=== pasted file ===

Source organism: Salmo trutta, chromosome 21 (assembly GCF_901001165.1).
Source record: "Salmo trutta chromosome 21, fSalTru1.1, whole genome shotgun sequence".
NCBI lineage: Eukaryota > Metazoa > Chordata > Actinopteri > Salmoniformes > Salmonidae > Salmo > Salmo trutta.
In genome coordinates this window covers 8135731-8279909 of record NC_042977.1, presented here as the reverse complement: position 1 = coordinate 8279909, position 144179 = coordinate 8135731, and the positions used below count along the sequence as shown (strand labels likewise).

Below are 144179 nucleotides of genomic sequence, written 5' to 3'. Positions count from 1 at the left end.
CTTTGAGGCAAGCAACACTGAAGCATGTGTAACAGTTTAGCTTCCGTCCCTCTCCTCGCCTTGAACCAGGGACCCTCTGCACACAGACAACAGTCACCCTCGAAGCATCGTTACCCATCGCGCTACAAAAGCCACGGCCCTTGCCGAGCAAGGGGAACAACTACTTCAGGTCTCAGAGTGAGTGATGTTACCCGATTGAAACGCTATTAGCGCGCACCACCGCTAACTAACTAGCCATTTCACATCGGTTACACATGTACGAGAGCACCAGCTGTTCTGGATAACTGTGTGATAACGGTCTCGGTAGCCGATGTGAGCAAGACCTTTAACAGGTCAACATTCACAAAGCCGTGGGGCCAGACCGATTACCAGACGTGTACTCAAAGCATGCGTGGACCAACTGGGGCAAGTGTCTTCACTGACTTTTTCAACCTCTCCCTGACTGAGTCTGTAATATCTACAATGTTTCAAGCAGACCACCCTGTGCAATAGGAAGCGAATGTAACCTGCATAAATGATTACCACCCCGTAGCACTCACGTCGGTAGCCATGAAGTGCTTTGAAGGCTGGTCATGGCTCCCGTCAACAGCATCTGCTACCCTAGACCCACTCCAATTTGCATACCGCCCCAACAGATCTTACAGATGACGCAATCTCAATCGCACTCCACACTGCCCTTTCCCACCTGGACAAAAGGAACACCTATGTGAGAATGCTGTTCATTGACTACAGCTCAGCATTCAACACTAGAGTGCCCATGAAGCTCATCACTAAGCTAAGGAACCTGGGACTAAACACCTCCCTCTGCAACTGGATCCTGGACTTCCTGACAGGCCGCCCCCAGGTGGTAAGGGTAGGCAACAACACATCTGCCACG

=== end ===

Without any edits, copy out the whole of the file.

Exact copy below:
Source organism: Salmo trutta, chromosome 21 (assembly GCF_901001165.1).
Source record: "Salmo trutta chromosome 21, fSalTru1.1, whole genome shotgun sequence".
NCBI lineage: Eukaryota > Metazoa > Chordata > Actinopteri > Salmoniformes > Salmonidae > Salmo > Salmo trutta.
In genome coordinates this window covers 8135731-8279909 of record NC_042977.1, presented here as the reverse complement: position 1 = coordinate 8279909, position 144179 = coordinate 8135731, and the positions used below count along the sequence as shown (strand labels likewise).

Below are 144179 nucleotides of genomic sequence, written 5' to 3'. Positions count from 1 at the left end.
CTTTGAGGCAAGCAACACTGAAGCATGTGTAACAGTTTAGCTTCCGTCCCTCTCCTCGCCTTGAACCAGGGACCCTCTGCACACAGACAACAGTCACCCTCGAAGCATCGTTACCCATCGCGCTACAAAAGCCACGGCCCTTGCCGAGCAAGGGGAACAACTACTTCAGGTCTCAGAGTGAGTGATGTTACCCGATTGAAACGCTATTAGCGCGCACCACCGCTAACTAACTAGCCATTTCACATCGGTTACACATGTACGAGAGCACCAGCTGTTCTGGATAACTGTGTGATAACGGTCTCGGTAGCCGATGTGAGCAAGACCTTTAACAGGTCAACATTCACAAAGCCGTGGGGCCAGACCGATTACCAGACGTGTACTCAAAGCATGCGTGGACCAACTGGGGCAAGTGTCTTCACTGACTTTTTCAACCTCTCCCTGACTGAGTCTGTAATATCTACAATGTTTCAAGCAGACCACCCTGTGCAATAGGAAGCGAATGTAACCTGCATAAATGATTACCACCCCGTAGCACTCACGTCGGTAGCCATGAAGTGCTTTGAAGGCTGGTCATGGCTCCCGTCAACAGCATCTGCTACCCTAGACCCACTCCAATTTGCATACCGCCCCAACAGATCTTACAGATGACGCAATCTCAATCGCACTCCACACTGCCCTTTCCCACCTGGACAAAAGGAACACCTATGTGAGAATGCTGTTCATTGACTACAGCTCAGCATTCAACACTAGAGTGCCCATGAAGCTCATCACTAAGCTAAGGAACCTGGGACTAAACACCTCCCTCTGCAACTGGATCCTGGACTTCCTGACAGGCCGCCCCCAGGTGGTAAGGGTAGGCAACAACACATCTGCCACG